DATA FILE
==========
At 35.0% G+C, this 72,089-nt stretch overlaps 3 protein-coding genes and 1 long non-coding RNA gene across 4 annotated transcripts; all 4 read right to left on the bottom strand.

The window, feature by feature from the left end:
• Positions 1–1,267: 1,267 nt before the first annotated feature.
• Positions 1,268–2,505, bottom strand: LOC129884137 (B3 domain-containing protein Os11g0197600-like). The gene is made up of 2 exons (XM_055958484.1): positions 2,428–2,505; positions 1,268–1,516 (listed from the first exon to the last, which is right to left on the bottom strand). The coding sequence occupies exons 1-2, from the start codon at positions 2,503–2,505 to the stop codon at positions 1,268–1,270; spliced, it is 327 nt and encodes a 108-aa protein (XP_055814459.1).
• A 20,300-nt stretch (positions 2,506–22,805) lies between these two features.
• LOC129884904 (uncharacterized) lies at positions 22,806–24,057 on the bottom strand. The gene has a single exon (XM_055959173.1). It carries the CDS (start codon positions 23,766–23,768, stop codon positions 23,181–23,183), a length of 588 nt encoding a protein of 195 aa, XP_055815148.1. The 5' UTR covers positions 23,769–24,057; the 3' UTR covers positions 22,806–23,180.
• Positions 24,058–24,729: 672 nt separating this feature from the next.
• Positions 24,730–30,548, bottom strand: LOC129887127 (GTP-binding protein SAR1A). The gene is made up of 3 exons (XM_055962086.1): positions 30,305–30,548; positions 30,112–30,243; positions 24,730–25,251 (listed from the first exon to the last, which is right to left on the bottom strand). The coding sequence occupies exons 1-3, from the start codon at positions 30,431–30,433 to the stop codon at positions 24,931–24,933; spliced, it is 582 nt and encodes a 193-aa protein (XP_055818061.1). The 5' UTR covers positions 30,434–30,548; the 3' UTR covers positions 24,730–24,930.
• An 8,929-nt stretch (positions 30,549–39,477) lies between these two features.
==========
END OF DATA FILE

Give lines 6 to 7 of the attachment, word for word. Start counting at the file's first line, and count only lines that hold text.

• LOC129884904 (uncharacterized) lies at positions 22,806–24,057 on the bottom strand. The gene has a single exon (XM_055959173.1). It carries the CDS (start codon positions 23,766–23,768, stop codon positions 23,181–23,183), a length of 588 nt encoding a protein of 195 aa, XP_055815148.1. The 5' UTR covers positions 23,769–24,057; the 3' UTR covers positions 22,806–23,180.
• Positions 24,058–24,729: 672 nt separating this feature from the next.